By Kim Lyons
After more than 20 years in the insurance industry, John Tubridy took a buyout package and went to work for a career transition firm, where he was tasked with helping companies downsize.
“I was like George Clooney in that movie ‘Up in the Air,’ ” Tubridy said. “I was helping people plan their navigation out of the corporate world.”
And he said most of the people he talked to were all too glad to be making the change: Sick of the corporate environment, they looked forward to being in more control of their own destinies.
Tubridy decided that appealed to him, as well.
So ten years ago, at age 50, he became a franchise specialist for FranNet, a consulting firm that matches entrepreneurs with franchise options.
“What I’m doing has always been my dream: to run my own business,” he said. “I realized I loved the planning aspect of it, and now I’m able to help others plan their businesses, too.” He used to have an office on Pittsburgh’s North Side, but found that being mobile worked better for him.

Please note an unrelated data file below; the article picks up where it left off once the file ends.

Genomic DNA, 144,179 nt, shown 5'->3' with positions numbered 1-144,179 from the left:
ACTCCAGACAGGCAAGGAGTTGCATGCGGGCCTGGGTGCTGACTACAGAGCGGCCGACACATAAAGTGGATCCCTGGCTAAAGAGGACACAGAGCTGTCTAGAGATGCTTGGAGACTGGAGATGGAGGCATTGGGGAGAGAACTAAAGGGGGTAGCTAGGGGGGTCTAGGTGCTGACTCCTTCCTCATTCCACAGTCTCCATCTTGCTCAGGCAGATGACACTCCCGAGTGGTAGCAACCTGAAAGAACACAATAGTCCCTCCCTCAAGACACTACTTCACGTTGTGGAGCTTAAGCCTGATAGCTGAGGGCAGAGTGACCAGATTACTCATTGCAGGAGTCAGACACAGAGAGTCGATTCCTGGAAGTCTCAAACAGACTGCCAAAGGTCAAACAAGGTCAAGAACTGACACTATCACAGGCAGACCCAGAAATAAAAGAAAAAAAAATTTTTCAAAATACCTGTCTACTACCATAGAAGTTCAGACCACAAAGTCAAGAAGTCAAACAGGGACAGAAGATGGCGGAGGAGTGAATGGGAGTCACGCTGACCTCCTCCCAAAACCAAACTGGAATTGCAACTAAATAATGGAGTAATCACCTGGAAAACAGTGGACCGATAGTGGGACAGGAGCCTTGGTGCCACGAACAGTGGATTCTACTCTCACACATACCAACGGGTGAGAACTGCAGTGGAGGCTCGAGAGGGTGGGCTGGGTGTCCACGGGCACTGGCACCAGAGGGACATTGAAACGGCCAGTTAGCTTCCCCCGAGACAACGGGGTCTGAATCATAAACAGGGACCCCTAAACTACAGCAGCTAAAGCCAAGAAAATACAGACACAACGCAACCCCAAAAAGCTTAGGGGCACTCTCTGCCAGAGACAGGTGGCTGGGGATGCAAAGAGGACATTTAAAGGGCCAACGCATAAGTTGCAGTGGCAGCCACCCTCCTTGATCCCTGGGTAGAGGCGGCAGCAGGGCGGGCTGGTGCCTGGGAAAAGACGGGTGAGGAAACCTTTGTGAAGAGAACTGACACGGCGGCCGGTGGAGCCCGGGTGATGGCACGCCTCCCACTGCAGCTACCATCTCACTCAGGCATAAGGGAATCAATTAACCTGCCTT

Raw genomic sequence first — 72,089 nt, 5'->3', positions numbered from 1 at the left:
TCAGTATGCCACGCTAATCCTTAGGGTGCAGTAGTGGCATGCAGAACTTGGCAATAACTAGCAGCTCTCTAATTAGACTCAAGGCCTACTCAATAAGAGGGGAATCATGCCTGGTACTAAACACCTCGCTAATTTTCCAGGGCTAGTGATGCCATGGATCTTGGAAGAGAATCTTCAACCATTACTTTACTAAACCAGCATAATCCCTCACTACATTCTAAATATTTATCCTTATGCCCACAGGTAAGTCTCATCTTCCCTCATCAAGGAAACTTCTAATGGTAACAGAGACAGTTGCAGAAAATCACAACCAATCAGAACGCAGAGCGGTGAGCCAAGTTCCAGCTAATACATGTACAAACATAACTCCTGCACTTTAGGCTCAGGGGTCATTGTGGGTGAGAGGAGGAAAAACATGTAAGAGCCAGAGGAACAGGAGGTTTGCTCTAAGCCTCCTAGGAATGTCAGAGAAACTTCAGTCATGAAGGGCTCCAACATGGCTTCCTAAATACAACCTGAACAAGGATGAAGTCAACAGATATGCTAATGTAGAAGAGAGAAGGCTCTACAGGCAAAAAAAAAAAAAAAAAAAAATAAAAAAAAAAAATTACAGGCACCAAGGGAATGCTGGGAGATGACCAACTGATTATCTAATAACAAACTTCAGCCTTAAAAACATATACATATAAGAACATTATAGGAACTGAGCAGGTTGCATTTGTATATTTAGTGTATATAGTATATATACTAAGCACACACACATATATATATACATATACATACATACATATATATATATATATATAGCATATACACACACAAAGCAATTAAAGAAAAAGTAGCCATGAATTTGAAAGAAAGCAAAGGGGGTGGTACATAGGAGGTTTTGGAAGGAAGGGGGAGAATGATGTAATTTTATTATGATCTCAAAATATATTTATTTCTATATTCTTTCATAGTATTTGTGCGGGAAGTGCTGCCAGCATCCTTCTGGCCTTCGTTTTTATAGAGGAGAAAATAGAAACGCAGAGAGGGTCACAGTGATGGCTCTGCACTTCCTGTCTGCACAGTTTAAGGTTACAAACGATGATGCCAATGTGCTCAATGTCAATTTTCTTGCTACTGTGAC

While the word “entrepreneur” usually evokes an image of a fresh-out-of-college idealist with an idea for the next big thing, entrepreneurs who have a little more mileage on their odometers have taken the wheel and are becoming a driving force.
A recent report from the Kauffman Foundation shows an uptick in the past decade in older entrepreneurs. In 2003, people between the ages of 55 and 64 accounted for 18 percent of new entrepreneurs. By 2013, that number rose to 23 percent. The number of new entrepreneurs between 45 and 54 also increased over that time period from 25 percent in 2003 to 30 percent last year.
“I think a lot of older entrepreneurs have done that corporate journey and are ready for a change,” Tubridy said. “But this isn’t something you can just kick the tires and try it out. You have to have a burning desire to do it.”